Journal of Experimental Botany 12/2011; 63(3):1461-77. · 5.24 Impact Factor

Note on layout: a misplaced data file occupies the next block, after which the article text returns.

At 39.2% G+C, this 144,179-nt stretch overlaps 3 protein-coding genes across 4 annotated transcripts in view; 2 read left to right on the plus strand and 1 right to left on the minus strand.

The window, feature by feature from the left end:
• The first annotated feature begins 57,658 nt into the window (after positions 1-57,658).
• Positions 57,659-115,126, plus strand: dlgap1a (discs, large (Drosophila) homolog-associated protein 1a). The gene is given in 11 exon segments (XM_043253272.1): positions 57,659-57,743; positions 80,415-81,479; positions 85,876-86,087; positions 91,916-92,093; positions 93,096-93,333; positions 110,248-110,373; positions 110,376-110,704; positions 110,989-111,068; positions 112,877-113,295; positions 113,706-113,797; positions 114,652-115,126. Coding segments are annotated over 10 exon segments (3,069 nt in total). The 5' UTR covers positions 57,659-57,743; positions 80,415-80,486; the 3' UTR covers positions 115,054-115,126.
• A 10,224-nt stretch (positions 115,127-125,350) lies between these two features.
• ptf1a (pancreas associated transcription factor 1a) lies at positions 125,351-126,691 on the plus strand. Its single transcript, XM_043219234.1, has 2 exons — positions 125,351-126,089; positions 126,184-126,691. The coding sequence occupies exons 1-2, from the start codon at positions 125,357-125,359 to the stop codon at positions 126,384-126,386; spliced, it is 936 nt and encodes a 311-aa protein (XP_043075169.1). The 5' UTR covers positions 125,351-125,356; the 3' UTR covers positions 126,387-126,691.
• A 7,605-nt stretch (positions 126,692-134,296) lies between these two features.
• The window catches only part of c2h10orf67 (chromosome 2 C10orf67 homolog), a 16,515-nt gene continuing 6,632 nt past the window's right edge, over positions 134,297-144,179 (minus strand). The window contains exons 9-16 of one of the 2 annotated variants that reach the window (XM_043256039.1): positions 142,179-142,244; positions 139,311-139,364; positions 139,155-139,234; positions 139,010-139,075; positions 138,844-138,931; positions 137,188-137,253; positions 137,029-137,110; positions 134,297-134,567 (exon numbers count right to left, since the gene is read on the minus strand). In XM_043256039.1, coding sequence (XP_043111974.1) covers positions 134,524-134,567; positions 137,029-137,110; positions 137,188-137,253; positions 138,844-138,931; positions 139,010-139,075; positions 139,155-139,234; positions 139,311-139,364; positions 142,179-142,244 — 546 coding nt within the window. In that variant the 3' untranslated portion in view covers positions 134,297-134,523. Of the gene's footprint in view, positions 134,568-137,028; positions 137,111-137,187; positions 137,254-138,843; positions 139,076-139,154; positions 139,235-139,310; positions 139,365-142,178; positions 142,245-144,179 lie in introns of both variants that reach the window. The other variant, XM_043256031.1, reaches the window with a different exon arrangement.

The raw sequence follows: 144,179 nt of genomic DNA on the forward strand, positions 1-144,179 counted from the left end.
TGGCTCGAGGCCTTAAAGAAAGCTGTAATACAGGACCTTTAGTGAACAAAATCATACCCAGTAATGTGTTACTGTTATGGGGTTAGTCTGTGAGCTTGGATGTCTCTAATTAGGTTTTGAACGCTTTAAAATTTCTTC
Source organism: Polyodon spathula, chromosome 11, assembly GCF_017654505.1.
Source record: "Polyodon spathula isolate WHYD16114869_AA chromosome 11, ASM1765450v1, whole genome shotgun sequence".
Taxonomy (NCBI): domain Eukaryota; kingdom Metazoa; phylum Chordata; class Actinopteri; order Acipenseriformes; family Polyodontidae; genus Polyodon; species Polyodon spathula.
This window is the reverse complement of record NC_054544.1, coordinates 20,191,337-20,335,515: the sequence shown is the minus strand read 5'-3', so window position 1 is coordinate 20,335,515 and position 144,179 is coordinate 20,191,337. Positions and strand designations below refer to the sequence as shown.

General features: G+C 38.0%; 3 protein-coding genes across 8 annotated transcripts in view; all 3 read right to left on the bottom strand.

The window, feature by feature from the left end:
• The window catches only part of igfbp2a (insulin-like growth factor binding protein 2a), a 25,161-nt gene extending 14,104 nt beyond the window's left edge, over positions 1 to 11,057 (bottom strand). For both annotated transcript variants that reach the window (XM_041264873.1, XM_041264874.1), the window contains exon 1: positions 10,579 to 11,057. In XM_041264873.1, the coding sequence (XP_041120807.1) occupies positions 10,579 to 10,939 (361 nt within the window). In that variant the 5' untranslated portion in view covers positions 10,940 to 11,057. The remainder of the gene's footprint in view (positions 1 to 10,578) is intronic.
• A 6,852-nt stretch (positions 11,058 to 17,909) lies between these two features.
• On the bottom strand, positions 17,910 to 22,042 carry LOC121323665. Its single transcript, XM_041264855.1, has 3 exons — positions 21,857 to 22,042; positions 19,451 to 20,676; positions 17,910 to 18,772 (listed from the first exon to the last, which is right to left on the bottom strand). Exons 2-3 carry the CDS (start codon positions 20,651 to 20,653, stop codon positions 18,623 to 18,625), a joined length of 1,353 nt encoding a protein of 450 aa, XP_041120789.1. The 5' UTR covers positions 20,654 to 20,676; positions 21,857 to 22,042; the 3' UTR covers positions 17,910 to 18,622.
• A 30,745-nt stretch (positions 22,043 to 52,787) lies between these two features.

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    ABSTRACT: Temperature plays a significant role in the annual cycling between growth and dormancy of the herbaceous perennial chrysanthemum (Chrysanthemum morifolium Ramat.). After exposure to high summer temperatures, cool temperature triggers dormancy. The cessation of flowering and rosette formation by the cessation of elongation are characteristic of dormant plants, and can be stimulated by exogenous ethylene. Thus, the ethylene response pathway may be involved in temperature-induced dormancy of chrysanthemum. Transgenic chrysanthemums expressing a mutated ethylene receptor gene were used to assess this involvement. The transgenic lines showed reduced ethylene sensitivity: ethylene causes leaf yellowing in wild-type chrysanthemums, but leaves remained green in the transgenic lines. Extension growth and flowering of wild-type and transgenic lines varied between temperatures: at 20 degrees C, the transgenic lines showed the same stem elongation and flowering as the wild type; at cooler temperatures, the wild type formed rosettes with an inability to flower and entered dormancy, but some transgenic lines continued to elongate and flower. This supports the involvement of the ethylene response pathway in the temperature-induced dormancy of chrysanthemum. At the highest dosage of ethephon, an ethylene-releasing agent, wild-type plants formed rosettes with an inability to flower and became dormant, but one transgenic line did not. This confirms that dormancy is induced via the ethylene response pathway.